Calculation of sublimation from tundra snowpack in Alaska

  • Project Student PI: Kelsey Stockert
  • Project Faculty PI/Co-PI: Svetlana Stuefer
  • Keywords: snowpack measurements, Arctic Alaska, snow water equivalence, Eddy Covariance


The Arctic’s water resources predominate in the form of snow and ice for nearly three quarters of the year. Under these conditions, the end of winter water balance is relatively simple: the volume of seasonal snowpack equals precipitation minus sublimation. Sublimation is winter’s equivalent of evaporation, where vaporization or condensation occur without the liquid phase. Because of a lack of available data, most water balance budgets solve for sublimation using the other two terms of the water budget.

Snowpack volume is measured with snow water equivalence (SWE) and these point estimates are good. Conversely, the precipitation gauge measurements suffer windy Arctic conditions and freezing temperatures that lead to large errors from under-catchment of total winter precipitation. As follows, all current Arctic sublimation estimates contain large ranges. Narrowing this range is an important step for improving both scientists’ understanding of the water budget as well as improving the hydrological models that are used to produce useful predictions of water resources.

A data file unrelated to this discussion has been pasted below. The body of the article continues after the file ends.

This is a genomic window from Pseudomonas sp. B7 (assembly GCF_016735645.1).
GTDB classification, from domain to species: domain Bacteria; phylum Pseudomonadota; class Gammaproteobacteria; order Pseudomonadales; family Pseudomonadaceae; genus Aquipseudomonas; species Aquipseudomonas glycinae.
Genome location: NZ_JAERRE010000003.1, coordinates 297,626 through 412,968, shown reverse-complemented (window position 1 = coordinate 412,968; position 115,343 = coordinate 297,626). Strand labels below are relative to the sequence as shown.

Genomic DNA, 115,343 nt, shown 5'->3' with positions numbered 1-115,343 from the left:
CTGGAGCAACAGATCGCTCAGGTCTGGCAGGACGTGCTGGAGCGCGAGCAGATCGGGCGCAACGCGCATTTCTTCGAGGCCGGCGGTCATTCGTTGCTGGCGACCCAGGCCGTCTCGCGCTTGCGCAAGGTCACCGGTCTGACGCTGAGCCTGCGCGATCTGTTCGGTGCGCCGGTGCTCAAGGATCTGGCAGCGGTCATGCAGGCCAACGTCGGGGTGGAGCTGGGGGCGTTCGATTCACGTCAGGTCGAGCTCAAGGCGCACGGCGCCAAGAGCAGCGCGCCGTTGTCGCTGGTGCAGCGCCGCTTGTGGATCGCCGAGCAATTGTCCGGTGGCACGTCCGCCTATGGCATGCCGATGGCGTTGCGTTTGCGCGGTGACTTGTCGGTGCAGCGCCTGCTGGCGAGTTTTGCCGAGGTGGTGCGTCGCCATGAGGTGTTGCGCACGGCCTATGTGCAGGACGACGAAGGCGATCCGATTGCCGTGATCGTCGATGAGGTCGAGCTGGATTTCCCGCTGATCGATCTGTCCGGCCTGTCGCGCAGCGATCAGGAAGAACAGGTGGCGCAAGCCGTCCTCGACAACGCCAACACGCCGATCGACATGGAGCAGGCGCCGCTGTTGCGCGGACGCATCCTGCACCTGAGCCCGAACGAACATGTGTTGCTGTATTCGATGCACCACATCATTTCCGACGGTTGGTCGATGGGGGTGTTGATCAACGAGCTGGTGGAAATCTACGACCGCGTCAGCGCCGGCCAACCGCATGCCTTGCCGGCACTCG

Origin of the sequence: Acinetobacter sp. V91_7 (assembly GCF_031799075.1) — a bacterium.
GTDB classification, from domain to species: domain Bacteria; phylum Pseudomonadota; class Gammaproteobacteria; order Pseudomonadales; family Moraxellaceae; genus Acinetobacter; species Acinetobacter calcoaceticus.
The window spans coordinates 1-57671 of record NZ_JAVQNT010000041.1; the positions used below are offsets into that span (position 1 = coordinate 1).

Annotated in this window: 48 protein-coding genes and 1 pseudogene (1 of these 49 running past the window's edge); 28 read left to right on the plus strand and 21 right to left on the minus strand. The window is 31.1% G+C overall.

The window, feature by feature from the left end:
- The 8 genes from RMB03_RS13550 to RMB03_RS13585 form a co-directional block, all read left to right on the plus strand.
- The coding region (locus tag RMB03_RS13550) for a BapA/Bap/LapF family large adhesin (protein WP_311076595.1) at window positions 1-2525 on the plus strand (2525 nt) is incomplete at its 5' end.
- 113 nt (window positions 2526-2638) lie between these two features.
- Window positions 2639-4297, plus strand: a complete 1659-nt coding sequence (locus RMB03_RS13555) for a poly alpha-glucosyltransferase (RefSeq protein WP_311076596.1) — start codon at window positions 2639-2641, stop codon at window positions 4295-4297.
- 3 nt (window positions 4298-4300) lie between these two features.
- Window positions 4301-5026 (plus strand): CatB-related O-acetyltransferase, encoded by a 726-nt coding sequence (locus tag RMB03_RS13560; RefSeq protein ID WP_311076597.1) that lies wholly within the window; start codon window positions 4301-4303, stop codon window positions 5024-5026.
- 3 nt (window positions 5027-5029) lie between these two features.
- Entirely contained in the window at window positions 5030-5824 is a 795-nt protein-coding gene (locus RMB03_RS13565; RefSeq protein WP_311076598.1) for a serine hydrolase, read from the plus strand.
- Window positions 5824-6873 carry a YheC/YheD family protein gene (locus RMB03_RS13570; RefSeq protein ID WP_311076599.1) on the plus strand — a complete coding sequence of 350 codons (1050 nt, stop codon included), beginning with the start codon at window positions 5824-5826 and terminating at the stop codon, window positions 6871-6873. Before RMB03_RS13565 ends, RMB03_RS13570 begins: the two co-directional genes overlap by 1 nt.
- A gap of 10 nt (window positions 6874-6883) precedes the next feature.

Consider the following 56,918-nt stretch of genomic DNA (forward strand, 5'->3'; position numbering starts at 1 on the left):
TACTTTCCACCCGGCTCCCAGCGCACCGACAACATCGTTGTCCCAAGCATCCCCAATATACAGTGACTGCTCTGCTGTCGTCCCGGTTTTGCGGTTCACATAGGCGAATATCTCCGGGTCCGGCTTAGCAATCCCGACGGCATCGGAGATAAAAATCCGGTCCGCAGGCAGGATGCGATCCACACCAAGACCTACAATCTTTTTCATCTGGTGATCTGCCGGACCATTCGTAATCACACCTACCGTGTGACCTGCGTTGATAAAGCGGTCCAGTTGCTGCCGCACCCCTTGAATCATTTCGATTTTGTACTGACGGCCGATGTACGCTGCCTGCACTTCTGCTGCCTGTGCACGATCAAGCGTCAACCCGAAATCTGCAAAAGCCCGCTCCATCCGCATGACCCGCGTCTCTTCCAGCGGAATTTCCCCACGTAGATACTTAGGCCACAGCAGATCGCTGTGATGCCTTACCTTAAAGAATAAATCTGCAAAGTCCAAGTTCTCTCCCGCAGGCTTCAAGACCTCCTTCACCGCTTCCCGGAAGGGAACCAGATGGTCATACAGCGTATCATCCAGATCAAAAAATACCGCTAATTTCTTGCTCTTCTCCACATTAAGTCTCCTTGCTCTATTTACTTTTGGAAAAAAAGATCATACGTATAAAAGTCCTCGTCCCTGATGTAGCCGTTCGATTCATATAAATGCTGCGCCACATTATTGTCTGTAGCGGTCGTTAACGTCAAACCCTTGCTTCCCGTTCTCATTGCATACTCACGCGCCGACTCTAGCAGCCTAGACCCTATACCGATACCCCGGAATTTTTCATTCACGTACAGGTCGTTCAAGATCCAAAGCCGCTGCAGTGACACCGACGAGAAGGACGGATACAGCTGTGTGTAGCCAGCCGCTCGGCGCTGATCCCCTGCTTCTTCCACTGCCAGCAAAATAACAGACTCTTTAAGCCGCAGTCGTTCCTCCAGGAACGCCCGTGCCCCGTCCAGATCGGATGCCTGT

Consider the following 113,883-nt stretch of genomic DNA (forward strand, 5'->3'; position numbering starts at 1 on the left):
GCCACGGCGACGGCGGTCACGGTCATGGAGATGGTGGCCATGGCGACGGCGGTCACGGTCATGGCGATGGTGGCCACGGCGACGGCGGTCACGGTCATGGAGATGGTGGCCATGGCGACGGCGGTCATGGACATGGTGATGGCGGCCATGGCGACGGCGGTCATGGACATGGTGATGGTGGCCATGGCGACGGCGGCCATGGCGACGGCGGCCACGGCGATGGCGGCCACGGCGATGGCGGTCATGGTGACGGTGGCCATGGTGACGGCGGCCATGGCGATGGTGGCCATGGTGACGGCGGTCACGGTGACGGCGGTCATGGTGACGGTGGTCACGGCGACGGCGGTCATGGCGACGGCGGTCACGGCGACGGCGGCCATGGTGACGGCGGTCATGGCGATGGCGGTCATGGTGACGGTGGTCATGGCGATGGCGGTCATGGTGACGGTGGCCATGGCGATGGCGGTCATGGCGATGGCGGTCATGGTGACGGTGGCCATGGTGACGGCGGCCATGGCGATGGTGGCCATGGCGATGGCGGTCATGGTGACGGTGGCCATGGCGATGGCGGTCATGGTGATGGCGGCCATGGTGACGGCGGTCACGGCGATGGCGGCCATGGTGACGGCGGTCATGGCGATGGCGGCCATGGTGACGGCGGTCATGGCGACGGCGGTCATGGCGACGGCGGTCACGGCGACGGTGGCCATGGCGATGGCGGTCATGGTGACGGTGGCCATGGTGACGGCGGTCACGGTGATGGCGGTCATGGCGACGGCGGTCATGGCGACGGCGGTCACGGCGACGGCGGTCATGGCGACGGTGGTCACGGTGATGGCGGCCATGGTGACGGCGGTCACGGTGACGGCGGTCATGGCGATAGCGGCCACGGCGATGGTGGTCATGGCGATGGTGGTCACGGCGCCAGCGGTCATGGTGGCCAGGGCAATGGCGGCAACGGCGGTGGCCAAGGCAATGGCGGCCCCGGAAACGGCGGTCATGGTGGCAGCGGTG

This project will utilize measurements from the Eddy Covariance (EC) towers located in Imnavait Creek to quantify winter sublimation. EC towers are rare due to the complexity and expense, but it is the most direct means available to measure vertical fluxes, including sublimation. Sublimation measurements will be used to refine Imnavait’s water balance to a higher degree of accuracy than it has to date.